52 Engineering Hydroxyapatite-Gelatin Nanocomposites With MAPC Cells For Calvarium Bone Regeneration

Wednesday, March 21, 2012: 2:30 p.m. - 4 p.m.
Presentation Type: Oral Session
J. FERREIRA, NC Oral Health Institute, University of North Carolina -Chapel Hill, School of Dentistry, Raleigh, NC, L. ZHANG, Faculty of Stomatology, Capital Medical University, Beijing, China, W. HSIEH, NC Oral Health Institute, University of North Carolina, Chapel Hill, NC, F. MALABARI, University of North Carolina, Chapel Hill, NC, K. HIGGINS, University of North Carolina, Cary, NC, R. PADILLA, Diagnistic Sciences & General Dentistry, University of North Carolina, Chapel Hill, NC, W. HU, Stem Cell Institute, University of Minnesota, Minneapolis, MN, and C. KO, Dept. of Orthodontics, University of North Carolina, Chapel Hill, NC
Objectives: Adequate bony support is key to reestablish both esthetics and function in the craniofacial region. Autologous bone grafting has been the gold standard for the challenging repair of large bone defects; however, availability and donor site complications have led to alternative approaches. Thus, bioengineering techniques have been developed combining biomaterials and cells in constructs to accelerate bone regeneration. Thus, we proposed to develop a bioengineering approach combining a novel hydroxyapatite-gelatin biomaterial (HAP-GEL) and multipotent adult progenitor cells (MAPCs) for craniofacial bone regeneration. Thus, we investigated in vivo applicability of macro-porous titanium dioxide (TiO2)-enriched HAP-GEL scaffolds with osteogenically-differentiated MAPC (OD-MAPC) aggregates for bone regeneration. Methods: Cell-free macro-porous TiO2-enriched HAP-GEL scaffolds and scaffolds loaded with 1.5x105 or 6x105 undifferentiated and dexamethasone-differentiated MAPCs (OD-MAPC) from a novel aggregate culture system were implanted in 8mm critical-size defects (CSD) in rat calvaria. Bone autograft was used as positive control. Collagen and HAP-GEL scaffolds without titanium were implanted for comparison purposes. Pre-implanted scaffolds and calvaria bone from pig were analyzed for ultimate compressive strength with an Instron 4411® apparatus and for porosity with microcomputerized tomography (microCT). Animals were sacrificed at 4, 8 and 12 weeks post-implantation. Osteointegration and newly formed bone (NFB) were assessed by microCT and histology with Stevenel’s Blue and van Gieson, and quantified by calcium fluorescence labeling. Results: We found that TiO2-HAP-GEL has a comparable strength relative to natural calvaria bone (13.8±4.5MPa and 24.5±8.3MPa, respectively). Porosity was 1.52±0.8mm and 0.64±0.4mm for TiO2-HAP-GEL and calvaria bone, respectively. Eight and twelve weeks post-implantation, osteointegration and NFB was demonstrated to be significantly greater in tissue-engineered TiO2-enriched HAP-GEL constructs with OD-MAPCs, when compared to MAPC-loaded constructs, cell-free HAP-GEL with and without titanium, and collagen scaffolds (p<0.05). Conclusions: Tissue-engineered TiO2-enriched HAP-GEL constructs with OD-MAPC aggregates are a potential useful therapeutic approach for calvarium bone regeneration.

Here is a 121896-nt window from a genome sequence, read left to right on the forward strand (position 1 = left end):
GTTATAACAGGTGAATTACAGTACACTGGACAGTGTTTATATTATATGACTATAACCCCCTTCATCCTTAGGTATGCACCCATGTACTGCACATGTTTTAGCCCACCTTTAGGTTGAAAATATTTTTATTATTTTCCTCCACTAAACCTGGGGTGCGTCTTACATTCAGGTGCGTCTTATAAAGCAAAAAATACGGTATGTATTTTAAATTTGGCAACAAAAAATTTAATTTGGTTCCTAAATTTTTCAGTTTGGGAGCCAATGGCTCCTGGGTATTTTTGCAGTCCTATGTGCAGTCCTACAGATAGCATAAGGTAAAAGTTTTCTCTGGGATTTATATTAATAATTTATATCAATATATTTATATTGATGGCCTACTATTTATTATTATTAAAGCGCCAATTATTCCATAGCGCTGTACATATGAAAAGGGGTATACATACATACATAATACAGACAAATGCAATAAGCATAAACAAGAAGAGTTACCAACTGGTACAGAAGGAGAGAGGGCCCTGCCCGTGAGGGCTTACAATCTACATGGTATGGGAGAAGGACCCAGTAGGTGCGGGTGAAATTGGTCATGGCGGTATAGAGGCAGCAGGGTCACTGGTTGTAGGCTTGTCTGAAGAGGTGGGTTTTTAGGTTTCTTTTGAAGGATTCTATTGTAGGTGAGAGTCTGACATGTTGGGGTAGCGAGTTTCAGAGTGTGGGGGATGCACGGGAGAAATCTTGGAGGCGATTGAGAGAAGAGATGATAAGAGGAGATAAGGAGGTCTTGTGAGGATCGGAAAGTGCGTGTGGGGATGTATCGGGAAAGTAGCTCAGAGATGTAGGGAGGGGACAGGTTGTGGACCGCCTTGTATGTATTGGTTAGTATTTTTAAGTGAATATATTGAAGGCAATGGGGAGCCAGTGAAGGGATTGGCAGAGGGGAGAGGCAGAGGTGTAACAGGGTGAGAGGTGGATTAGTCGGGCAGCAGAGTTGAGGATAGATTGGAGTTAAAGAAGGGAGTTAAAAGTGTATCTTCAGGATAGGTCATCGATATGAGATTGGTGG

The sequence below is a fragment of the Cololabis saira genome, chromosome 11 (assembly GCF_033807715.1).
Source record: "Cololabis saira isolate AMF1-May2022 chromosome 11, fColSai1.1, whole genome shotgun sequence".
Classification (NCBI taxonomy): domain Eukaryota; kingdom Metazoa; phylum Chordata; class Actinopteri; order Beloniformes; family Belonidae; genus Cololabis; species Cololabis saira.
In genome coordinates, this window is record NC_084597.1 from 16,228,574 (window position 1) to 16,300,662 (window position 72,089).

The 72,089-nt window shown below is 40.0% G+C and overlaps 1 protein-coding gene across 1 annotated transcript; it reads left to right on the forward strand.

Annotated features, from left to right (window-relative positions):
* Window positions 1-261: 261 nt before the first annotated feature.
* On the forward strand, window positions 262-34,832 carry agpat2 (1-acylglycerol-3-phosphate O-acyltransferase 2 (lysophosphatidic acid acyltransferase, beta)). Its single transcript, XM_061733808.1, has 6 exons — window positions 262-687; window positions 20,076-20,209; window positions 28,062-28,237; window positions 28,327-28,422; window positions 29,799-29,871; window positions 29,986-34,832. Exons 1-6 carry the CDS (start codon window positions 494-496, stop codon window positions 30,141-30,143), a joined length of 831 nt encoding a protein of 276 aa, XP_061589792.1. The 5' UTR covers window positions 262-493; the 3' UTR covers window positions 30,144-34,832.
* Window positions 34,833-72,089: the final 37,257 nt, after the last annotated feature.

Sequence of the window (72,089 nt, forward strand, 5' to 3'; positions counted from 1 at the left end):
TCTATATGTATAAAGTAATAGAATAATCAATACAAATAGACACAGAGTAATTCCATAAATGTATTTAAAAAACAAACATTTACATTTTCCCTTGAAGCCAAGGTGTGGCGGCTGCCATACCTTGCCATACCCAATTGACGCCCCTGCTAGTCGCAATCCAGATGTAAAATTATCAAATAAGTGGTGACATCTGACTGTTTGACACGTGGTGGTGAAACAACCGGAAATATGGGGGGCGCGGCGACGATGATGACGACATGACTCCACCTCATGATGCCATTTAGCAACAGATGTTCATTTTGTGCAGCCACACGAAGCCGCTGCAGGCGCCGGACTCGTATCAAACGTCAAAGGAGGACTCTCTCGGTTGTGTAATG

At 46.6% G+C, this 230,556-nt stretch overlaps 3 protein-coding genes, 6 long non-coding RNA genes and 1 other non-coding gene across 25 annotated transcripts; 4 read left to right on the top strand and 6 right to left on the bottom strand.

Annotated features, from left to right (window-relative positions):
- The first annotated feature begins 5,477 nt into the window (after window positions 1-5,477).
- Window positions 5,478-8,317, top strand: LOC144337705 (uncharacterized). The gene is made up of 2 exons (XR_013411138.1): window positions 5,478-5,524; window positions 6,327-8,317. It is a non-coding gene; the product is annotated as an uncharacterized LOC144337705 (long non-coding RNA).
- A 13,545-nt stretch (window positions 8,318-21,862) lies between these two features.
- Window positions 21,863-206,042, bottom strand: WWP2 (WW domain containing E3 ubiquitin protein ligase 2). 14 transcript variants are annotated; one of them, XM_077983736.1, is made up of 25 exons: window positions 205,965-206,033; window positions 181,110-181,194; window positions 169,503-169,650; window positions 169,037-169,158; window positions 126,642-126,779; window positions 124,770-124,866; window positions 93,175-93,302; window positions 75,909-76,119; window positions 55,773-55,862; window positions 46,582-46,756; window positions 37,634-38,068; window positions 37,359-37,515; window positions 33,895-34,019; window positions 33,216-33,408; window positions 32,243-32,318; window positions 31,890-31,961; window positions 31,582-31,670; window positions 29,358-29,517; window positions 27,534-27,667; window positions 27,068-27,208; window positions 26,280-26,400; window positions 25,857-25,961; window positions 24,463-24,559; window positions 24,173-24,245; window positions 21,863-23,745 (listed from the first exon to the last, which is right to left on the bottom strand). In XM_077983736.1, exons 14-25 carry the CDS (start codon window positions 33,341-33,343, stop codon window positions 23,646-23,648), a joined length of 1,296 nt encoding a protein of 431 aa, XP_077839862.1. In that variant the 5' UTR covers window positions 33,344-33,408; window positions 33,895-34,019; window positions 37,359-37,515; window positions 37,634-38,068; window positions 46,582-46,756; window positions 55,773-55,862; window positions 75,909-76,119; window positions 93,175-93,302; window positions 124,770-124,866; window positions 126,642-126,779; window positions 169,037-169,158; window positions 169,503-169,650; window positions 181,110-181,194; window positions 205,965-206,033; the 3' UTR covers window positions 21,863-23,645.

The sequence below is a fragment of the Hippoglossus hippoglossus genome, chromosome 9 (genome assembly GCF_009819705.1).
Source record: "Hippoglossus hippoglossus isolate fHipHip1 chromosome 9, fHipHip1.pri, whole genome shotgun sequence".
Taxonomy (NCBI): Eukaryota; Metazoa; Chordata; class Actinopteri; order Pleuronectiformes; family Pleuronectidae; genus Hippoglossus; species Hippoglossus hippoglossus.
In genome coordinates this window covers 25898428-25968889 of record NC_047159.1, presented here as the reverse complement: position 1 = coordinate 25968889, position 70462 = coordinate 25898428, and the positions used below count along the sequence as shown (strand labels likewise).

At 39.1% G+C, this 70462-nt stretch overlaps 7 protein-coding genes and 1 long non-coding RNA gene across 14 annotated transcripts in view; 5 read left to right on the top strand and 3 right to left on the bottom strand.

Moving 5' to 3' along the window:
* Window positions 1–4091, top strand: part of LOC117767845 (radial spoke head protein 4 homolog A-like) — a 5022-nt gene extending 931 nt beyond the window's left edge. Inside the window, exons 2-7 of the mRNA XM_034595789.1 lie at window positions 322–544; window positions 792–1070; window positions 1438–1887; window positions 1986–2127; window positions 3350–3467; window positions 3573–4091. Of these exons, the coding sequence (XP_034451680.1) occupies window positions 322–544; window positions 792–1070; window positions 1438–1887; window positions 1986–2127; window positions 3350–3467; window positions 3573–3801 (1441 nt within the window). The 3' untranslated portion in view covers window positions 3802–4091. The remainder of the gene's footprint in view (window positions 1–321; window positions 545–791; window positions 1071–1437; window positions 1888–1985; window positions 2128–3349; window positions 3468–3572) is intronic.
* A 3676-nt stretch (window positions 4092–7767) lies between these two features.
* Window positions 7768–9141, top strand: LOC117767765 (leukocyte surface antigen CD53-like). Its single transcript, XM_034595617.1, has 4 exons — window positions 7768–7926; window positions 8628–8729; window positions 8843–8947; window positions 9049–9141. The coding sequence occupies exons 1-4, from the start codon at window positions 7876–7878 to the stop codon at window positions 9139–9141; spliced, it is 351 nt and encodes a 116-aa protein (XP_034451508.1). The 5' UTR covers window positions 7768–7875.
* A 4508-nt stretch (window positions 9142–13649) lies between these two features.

This abstract is based on research that was funded entirely or partially by an outside source: FCT-Portuguese Foundation for Science and Technology: SFRH/BD/36841/2007); NIH/NIDCR: K08DE018695; NC Biotech Center; American Association for Orthodontist Foundation

Keywords: Bone repair, Cell culture, Composites and Tissue engineering
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